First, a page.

This new reality will also involve scrutiny councillors asking themselves some tough questions about how they decide what to look at and what not to look at – much more ruthless (evidence-based) prioritisation will become a necessity.
We have been talking about this growing challenge for at least the last couple of years. Some councils are working to tackle it – for others, cultural challenges and a lack of resources present very real barriers. We want all councils to take the time to review and evaluate their scrutiny functions – not their committee structure but the actual work that scrutiny does – in the light of the changing face of the sector, communities and the people we serve.
Proving scrutiny’s impact and worth
Back in 2009 the then Secretary of State John Denham described scrutiny as “the lion that has failed to roar”. His statement reflects the general sense from many that scrutiny has not really made as much of a difference as might have been expected at local level, and that it has lacked the profile that it needs to make those changes. This general theme was continued at our democracy and governance conference by Meg Hillier MP in her capacity as chair of the Public Accounts Committee.
Assumptions made about scrutiny’s overall national impact are exactly that – assumptions. We have carried out the only sustained national research on the point and the data is inconclusive and contradictory.
CfGS has developed a robust model for demonstrating return on investment – which provides a model to monetise the impact that O&S can have. The Institute for Government and the Constitution Unit have produced some good guidance on measuring impact and effectiveness of select committees, although it is difficult to extrapolate their conclusions and apply them to local government. The truth is that not many committees locally have the tools in place to measure their impact or publicise their achievements.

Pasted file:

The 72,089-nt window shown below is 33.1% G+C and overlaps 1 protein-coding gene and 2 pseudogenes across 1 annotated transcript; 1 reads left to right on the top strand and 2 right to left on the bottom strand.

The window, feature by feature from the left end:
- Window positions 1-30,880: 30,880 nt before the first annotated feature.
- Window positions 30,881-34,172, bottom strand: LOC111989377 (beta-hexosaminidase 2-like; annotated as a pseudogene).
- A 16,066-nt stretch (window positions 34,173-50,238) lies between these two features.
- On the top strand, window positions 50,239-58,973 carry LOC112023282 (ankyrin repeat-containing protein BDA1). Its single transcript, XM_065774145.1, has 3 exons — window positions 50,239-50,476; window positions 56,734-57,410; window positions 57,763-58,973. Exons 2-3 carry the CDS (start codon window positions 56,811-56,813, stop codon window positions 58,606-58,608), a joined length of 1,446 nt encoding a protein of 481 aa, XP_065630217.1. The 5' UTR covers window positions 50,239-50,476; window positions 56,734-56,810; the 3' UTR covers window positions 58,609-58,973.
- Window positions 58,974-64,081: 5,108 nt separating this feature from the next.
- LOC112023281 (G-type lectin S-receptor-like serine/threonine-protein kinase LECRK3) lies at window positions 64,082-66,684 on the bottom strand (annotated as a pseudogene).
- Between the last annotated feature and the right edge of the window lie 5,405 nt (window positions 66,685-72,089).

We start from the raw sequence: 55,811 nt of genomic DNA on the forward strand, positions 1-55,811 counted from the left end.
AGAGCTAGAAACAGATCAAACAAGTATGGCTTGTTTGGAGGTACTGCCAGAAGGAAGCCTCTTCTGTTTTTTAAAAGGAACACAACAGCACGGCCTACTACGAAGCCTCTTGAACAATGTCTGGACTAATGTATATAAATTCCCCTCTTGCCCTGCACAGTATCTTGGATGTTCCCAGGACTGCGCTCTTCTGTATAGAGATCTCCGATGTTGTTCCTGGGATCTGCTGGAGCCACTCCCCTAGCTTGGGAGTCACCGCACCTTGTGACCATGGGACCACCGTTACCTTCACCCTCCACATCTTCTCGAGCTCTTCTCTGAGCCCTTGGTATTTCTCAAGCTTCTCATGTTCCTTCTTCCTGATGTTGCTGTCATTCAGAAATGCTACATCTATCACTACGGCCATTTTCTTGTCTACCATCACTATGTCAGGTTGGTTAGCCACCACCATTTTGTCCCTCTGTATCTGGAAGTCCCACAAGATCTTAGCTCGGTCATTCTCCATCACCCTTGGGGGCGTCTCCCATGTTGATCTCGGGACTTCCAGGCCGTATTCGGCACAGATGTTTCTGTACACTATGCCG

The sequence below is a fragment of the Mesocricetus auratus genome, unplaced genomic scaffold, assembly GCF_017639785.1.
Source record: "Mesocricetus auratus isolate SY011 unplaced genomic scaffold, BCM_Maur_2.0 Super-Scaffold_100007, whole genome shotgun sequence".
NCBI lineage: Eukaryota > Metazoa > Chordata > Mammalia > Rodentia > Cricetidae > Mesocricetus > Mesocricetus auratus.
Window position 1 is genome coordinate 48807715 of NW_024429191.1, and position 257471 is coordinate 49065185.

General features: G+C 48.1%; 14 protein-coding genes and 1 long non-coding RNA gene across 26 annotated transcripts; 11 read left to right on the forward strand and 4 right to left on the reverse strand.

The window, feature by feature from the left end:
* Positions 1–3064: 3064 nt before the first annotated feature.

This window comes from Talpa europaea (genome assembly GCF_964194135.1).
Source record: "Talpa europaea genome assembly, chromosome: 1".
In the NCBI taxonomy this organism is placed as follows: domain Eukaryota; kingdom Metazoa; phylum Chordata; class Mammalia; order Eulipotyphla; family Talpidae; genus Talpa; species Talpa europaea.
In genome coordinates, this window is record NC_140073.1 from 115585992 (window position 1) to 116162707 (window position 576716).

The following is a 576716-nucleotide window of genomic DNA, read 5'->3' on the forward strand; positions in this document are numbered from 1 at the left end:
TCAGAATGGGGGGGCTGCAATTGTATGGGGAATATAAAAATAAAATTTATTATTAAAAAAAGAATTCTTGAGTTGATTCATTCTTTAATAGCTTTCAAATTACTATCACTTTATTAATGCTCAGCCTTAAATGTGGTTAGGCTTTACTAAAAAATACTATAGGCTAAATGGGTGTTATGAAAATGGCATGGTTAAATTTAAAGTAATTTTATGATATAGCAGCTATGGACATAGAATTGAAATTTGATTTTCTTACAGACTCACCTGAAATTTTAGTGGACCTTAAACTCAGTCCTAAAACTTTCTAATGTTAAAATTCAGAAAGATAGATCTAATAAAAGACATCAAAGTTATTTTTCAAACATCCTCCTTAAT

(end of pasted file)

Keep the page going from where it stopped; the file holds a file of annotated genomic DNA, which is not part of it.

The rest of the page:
It is easy to say that more research is needed on this point, but it is, and we plan to carry some out in 2017, funding permitting. We think that a proper debate on scrutiny’s impact will need to focus on the fact that proving its impact may be difficult; that we may have to look to people’s perceptions, and anecdotal examples, to flesh out what we already know and understand. We’re fairly certain that there can be no national “typology” or method to measure this. Local thinking about scrutiny’s effects and refocusing efforts on areas where scrutiny does seem to make a difference will play the biggest part.
What Government can do to help
How scrutiny works is defined by a complex range of legislation – both primary (Acts of Parliament) and secondary (statutory instruments such as Regulations and Orders). The gradual changes in scrutiny’s powers since 2000 has led to a complex patchwork of roles and responsibilities which can be difficult to navigate. Scrutiny has different powers in different policy areas, which is a recipe for confusion at local level.
Culture – as we have pointed out – is critically important, and in many areas scrutiny has developed the positive working relationships needed to transcend the difficulties that this situation causes. But more could be done to simplify the position, and Government can do something about it.
Brexit means this is likely to be way down the list of priorities, but if you don’t ask… Our response will make some detailed suggestions of how this could be achieved.
We will share our response to the committee as it develops, through the website and blogs over the coming weeks, and publish our submission in full when we complete it.
We will be highlighting examples where scrutiny has got it right and made a tangible impact on people’s lives and the decisions which council’s make. We would also would encourage you to submit your examples of practice which have been particularly effective, as well as addressing the challenges O&S committees face. In the same breath I’d also like to plug the scrutiny and governance MJ Award again – if you send in a good example to the inquiry – consider submitting it to the awards as well. We certainly welcome anything which raises the profile, at a national level, of the positive impact that scrutiny can and does make.